Here's a tutorial on adding a MicroSDHC card to the Nook ebook reader. Looks like a mechanically touchy business (be careful!) and nothing substantive is said about sideloading content on the inserted card. Sideloading of content is something I'm less and less willing to compromise on, as I do not want a censor between my slate and material that I want to read.
I'm due-ing diligence on the very impressive, Android-powered Nook Color, but the frontrunner in the Great Jeff Slate Project continues to be the Galaxy Tab, especially since Samsung is offering this keyboard dock. That said, Nook Color is the right idea for ebook freaks: Approach a general-purpose slate from the ebook side, starting with a killer ebook store and working toward everything else. (Supposedly, V2.2 and access to the Android app store is coming soon.) My view: Dedicated e-readers like Sony's and even Kindle will eventually give way to more general-purpose slates of similar size, though slates may "lean" toward one enthusiasm (like ebooks) or another.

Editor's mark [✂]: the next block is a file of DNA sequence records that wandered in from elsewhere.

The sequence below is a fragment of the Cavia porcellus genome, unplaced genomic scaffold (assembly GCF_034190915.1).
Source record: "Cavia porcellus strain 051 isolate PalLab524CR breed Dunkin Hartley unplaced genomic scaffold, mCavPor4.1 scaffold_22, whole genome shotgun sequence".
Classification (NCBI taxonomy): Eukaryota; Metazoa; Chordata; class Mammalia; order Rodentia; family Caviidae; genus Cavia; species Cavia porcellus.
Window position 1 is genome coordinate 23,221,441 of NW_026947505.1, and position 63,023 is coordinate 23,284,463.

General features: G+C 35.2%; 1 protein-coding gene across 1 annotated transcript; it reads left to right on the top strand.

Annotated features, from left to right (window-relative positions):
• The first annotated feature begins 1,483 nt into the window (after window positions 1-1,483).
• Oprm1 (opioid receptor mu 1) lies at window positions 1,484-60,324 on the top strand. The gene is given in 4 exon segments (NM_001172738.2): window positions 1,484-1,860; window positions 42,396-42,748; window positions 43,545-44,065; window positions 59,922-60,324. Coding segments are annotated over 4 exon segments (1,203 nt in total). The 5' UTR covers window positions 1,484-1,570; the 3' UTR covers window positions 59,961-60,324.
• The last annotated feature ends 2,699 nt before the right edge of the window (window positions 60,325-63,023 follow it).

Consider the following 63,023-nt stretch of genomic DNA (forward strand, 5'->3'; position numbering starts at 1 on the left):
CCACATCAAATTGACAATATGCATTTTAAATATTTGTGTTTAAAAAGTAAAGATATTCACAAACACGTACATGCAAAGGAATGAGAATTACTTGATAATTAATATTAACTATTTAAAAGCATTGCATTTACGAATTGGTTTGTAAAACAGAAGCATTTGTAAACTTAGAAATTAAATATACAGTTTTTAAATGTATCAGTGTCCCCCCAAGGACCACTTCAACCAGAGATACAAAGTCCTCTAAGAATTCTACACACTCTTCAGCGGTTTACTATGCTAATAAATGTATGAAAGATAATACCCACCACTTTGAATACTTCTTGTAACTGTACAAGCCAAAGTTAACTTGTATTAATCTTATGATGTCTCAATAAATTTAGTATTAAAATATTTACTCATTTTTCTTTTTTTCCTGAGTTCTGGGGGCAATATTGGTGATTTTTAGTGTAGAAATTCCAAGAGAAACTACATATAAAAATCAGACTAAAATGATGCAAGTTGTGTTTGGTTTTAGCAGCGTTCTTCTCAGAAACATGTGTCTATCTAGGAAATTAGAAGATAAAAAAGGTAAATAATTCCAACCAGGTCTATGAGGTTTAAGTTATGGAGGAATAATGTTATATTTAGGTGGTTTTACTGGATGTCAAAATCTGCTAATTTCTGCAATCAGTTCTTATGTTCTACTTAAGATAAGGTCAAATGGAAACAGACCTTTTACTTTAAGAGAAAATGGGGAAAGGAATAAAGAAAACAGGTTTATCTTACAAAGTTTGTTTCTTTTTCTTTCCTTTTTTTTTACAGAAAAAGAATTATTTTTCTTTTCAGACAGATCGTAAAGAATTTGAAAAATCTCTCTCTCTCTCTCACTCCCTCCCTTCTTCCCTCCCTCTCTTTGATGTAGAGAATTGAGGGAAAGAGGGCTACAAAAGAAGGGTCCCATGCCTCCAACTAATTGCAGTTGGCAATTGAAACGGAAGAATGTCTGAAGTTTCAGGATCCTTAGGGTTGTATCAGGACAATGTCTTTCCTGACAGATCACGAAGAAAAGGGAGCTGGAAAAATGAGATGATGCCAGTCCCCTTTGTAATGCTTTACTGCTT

Back in 1983 and 1984, I did about 10,000 words on a since-abandoned novel that included a species of road surface that charged your car's batteries as the car moves over the road. A pickup called the "board" (after surfboard) was suspended beneath a vehicle and hovered over the road surface via maglev to generate current like a linear alternator. I was pleased to see that Wired posted a news item on some guys in New Zealand who are developing almost precisely that. Not sure how well the math works out (especially with respect to infrastructure costs) but it's a cool idea. I added another small touch: Ohmic losses in the "voltway" surface kept it snow-free in winter.
Pope John Paul II was an idealist. Pope Benedict XVI is a pragmatist. My SF prediction: As he grows older and sees the problems besetting the Church getting no better and possibly worse, he will begin considering other reforms that his uncompromising predecessor would have considered impossible. Hey, Bennie! How 'bout Vatican 3!